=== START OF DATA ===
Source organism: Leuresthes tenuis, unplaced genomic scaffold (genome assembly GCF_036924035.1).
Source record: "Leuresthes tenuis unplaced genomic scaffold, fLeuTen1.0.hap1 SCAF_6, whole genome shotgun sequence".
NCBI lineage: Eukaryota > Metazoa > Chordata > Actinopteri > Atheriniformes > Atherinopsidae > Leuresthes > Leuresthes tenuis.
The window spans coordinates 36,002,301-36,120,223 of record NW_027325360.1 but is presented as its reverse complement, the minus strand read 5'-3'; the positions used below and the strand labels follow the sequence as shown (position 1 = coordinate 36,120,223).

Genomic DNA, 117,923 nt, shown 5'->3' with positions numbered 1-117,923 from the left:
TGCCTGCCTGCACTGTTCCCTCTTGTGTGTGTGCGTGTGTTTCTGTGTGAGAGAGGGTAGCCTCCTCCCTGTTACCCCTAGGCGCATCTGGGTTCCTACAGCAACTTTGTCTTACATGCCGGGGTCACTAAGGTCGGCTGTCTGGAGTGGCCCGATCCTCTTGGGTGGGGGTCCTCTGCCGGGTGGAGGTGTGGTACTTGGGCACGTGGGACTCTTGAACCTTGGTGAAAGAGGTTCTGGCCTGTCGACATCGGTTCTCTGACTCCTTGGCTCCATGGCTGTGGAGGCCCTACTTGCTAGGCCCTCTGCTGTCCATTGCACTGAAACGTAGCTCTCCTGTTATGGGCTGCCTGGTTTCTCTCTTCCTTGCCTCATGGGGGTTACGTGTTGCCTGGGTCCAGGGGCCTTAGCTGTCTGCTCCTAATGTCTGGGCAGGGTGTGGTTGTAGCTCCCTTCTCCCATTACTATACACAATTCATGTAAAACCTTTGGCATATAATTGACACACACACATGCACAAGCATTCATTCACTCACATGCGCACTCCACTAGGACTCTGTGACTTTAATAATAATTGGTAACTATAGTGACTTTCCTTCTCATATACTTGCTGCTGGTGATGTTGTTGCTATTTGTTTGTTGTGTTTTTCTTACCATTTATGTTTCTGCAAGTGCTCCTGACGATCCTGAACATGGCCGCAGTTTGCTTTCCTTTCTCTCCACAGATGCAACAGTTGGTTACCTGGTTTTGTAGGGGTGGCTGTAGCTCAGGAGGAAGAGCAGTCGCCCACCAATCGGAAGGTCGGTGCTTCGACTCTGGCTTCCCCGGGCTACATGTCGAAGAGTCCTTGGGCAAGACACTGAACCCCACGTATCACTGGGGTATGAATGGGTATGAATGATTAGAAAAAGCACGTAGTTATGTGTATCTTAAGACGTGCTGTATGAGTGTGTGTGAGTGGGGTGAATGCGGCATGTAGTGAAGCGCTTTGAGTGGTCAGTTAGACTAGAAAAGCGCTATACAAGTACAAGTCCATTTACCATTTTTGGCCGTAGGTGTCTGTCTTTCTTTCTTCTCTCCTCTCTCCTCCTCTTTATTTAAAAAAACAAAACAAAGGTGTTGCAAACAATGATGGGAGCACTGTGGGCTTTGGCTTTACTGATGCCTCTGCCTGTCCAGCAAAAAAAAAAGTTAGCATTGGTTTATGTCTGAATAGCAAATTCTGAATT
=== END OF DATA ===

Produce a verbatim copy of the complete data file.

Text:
Source organism: Leuresthes tenuis, unplaced genomic scaffold (genome assembly GCF_036924035.1).
Source record: "Leuresthes tenuis unplaced genomic scaffold, fLeuTen1.0.hap1 SCAF_6, whole genome shotgun sequence".
NCBI lineage: Eukaryota > Metazoa > Chordata > Actinopteri > Atheriniformes > Atherinopsidae > Leuresthes > Leuresthes tenuis.
The window spans coordinates 36,002,301-36,120,223 of record NW_027325360.1 but is presented as its reverse complement, the minus strand read 5'-3'; the positions used below and the strand labels follow the sequence as shown (position 1 = coordinate 36,120,223).

Genomic DNA, 117,923 nt, shown 5'->3' with positions numbered 1-117,923 from the left:
TGCCTGCCTGCACTGTTCCCTCTTGTGTGTGTGCGTGTGTTTCTGTGTGAGAGAGGGTAGCCTCCTCCCTGTTACCCCTAGGCGCATCTGGGTTCCTACAGCAACTTTGTCTTACATGCCGGGGTCACTAAGGTCGGCTGTCTGGAGTGGCCCGATCCTCTTGGGTGGGGGTCCTCTGCCGGGTGGAGGTGTGGTACTTGGGCACGTGGGACTCTTGAACCTTGGTGAAAGAGGTTCTGGCCTGTCGACATCGGTTCTCTGACTCCTTGGCTCCATGGCTGTGGAGGCCCTACTTGCTAGGCCCTCTGCTGTCCATTGCACTGAAACGTAGCTCTCCTGTTATGGGCTGCCTGGTTTCTCTCTTCCTTGCCTCATGGGGGTTACGTGTTGCCTGGGTCCAGGGGCCTTAGCTGTCTGCTCCTAATGTCTGGGCAGGGTGTGGTTGTAGCTCCCTTCTCCCATTACTATACACAATTCATGTAAAACCTTTGGCATATAATTGACACACACACATGCACAAGCATTCATTCACTCACATGCGCACTCCACTAGGACTCTGTGACTTTAATAATAATTGGTAACTATAGTGACTTTCCTTCTCATATACTTGCTGCTGGTGATGTTGTTGCTATTTGTTTGTTGTGTTTTTCTTACCATTTATGTTTCTGCAAGTGCTCCTGACGATCCTGAACATGGCCGCAGTTTGCTTTCCTTTCTCTCCACAGATGCAACAGTTGGTTACCTGGTTTTGTAGGGGTGGCTGTAGCTCAGGAGGAAGAGCAGTCGCCCACCAATCGGAAGGTCGGTGCTTCGACTCTGGCTTCCCCGGGCTACATGTCGAAGAGTCCTTGGGCAAGACACTGAACCCCACGTATCACTGGGGTATGAATGGGTATGAATGATTAGAAAAAGCACGTAGTTATGTGTATCTTAAGACGTGCTGTATGAGTGTGTGTGAGTGGGGTGAATGCGGCATGTAGTGAAGCGCTTTGAGTGGTCAGTTAGACTAGAAAAGCGCTATACAAGTACAAGTCCATTTACCATTTTTGGCCGTAGGTGTCTGTCTTTCTTTCTTCTCTCCTCTCTCCTCCTCTTTATTTAAAAAAACAAAACAAAGGTGTTGCAAACAATGATGGGAGCACTGTGGGCTTTGGCTTTACTGATGCCTCTGCCTGTCCAGCAAAAAAAAAAGTTAGCATTGGTTTATGTCTGAATAGCAAATTCTGAATT